If you manage or perform renovations, repairs, or painting activities on the exterior or interior of public building or commercial buildings, you should be aware that EPA is currently evaluating whether and how to regulate such activities in public buildings or commercial buildings constructed before 1978 that pose lead-based paint hazards. On Monday, May 13, 2013, EPA issued a notice in the Federal Register that it is seeking public comment on this topic until July 12, 2013, and will host a public meeting at EPA’s headquarters on June 26, 2013.

Why Construction Professionals Must Understand the Intricacies of Surety Bonds

As a construction professional, it’s likely you’ve had your fair share of experience with bonds (such as payment bonds, performance bonds, contract bonds and contractor license bonds), but understanding the purpose of surety bonds can sometimes be difficult to grasp for even the most experienced contractor.
Today’s guest post is courtesy of Sara Eisenberg, Director of Educational Outreach at SuretyBonds.com. Sara will explain why it is so important for construction professionals to understand the bonding process and how you can become more established in the industry by making sure you know the bond that’s required for projects before you even submit a bid.

Public-Private Partnership Helps the City of Riverside, Missouri land $45 Million Automotive Plant

The key to any good public-private partnership (P3) is having the vision and commitment to succeed. For all those interested in growing a community through economic development, what occurred in Riverside, Missouri, this morning is a great example of the public and private sector working together to accomplish more than they could individually.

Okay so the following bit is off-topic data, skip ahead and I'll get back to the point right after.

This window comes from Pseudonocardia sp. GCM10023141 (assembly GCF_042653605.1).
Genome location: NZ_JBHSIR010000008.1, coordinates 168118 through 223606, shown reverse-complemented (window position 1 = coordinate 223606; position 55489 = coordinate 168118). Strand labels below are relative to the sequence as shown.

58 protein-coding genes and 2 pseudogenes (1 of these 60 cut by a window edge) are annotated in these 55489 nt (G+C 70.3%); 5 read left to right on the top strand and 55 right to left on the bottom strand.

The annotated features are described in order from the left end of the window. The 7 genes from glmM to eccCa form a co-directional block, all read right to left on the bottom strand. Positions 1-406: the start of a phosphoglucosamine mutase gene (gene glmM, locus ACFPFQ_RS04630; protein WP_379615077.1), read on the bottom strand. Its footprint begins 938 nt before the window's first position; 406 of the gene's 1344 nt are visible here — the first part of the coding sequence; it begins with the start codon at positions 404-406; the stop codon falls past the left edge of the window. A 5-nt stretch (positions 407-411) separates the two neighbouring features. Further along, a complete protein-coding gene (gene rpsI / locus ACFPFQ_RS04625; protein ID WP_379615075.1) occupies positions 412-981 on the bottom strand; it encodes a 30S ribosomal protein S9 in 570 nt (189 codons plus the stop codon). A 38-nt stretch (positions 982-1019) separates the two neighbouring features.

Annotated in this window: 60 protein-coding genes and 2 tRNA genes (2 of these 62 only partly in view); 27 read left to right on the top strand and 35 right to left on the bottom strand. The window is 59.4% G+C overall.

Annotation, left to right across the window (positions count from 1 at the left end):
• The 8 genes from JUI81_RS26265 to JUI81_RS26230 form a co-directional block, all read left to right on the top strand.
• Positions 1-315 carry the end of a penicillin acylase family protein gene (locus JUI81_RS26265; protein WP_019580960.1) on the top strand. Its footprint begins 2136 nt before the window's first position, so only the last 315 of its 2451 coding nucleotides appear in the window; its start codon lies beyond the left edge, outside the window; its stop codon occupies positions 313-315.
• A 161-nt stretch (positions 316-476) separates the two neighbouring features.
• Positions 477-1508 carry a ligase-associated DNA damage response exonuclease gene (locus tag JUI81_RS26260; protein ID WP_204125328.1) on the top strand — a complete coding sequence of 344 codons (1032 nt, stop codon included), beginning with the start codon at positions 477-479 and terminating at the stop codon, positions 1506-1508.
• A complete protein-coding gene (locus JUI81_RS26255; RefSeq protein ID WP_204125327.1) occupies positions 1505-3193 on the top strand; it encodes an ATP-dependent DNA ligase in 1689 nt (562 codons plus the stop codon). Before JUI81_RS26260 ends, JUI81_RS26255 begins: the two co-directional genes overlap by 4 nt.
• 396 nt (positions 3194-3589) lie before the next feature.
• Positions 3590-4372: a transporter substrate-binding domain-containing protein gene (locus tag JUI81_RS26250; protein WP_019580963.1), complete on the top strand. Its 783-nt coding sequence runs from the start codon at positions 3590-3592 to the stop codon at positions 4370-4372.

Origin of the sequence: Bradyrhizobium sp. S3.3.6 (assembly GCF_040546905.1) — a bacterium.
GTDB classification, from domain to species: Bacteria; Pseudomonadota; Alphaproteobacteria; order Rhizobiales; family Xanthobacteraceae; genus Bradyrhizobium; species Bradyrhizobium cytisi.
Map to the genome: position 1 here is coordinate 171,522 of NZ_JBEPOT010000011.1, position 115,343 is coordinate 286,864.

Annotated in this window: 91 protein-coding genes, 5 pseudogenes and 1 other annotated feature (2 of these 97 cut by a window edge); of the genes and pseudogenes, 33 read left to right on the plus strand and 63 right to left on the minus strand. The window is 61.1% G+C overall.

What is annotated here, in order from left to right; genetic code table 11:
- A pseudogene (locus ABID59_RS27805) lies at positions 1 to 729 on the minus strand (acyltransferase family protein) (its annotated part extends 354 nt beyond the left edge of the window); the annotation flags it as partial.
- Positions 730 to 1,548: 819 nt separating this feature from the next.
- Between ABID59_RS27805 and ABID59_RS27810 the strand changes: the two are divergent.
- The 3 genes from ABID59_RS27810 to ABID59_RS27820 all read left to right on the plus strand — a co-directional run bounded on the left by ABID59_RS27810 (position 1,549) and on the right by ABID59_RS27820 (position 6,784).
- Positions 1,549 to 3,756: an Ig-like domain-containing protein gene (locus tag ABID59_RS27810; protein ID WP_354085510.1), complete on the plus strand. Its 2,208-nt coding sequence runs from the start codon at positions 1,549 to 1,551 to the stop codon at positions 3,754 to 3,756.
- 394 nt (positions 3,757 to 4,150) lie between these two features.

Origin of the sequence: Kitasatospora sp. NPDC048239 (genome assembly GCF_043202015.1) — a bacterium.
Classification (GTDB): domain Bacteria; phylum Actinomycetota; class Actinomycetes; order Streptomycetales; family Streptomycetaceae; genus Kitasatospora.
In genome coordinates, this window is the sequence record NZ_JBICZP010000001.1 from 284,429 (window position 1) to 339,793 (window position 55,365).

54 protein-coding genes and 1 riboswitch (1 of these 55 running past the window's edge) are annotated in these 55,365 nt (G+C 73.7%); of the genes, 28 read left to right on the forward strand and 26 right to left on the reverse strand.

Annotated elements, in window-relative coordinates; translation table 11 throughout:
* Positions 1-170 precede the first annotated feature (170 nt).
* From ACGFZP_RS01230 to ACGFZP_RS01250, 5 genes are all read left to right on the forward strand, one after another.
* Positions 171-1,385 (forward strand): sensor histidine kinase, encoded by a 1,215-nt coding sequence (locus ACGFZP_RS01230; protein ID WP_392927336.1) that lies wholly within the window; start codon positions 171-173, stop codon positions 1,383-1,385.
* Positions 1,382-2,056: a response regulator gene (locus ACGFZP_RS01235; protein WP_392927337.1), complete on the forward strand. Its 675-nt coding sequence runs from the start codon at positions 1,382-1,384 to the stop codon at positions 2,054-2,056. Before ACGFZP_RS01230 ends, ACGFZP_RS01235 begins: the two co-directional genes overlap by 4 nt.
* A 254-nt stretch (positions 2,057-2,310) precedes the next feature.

The Banning of Prevailing Wage in Kansas

Kansas has not had a state-wide prevailing wage requirement for public projects since 1987, but individual localities could require prevailing wage if they thought it was good public policy. That all changed this week with the passage of House Bill 2069, which bans a political subdivision from requiring the payment of prevailing wage on public projects.

Thoughts From the American Planning Association’s National Conference in Chicago

I’m currently wrapping up a great weekend at the American Planning Association’s (APA) National Planning Conference in Chicago, Illinois. For the MCL Blog readers unfamiliar with this event, the APA hosts an annual development conference for planning professionals and representatives from communities all over the United States. The five-day conference offers seminars on a broad range of topics, from common planning problems like the use of economic development incentives, to some unique regional issues, such as whether roosters and goats should be allowed under a city’s urban agriculture ordinance. (Think Portland!)

Commercial Tenant Fails to Pay Contractor for Tenant Improvements: Now What?

I am frequently asked this question by both contractors and commercial property owners. Generally, owners of commercial property (at least in Missouri and Kansas) will not be liable for contracts entered into by their tenants unless the tenant is acting as an agent of the owner, or the lease requires the tenant to make certain improvements that enhance the value of the property.

Acquiring Real Estate Before the Construction Project: Should Buyers Order a Phase I Inspection?

One of the key issues a buyer should consider before purchasing property is whether or not to order a Phase I Environmental Site Assessment. The purpose of the Phase I is to evaluate a property’s environmental conditions and assess the likelihood of any contamination being present onsite. From a buyer’s perspective, the Phase I is used to identify possible contamination on the property and to provide some protection from liability should environmental hazards later be discovered.

What is all the Buzz about Kansas Senate Bill No. 54?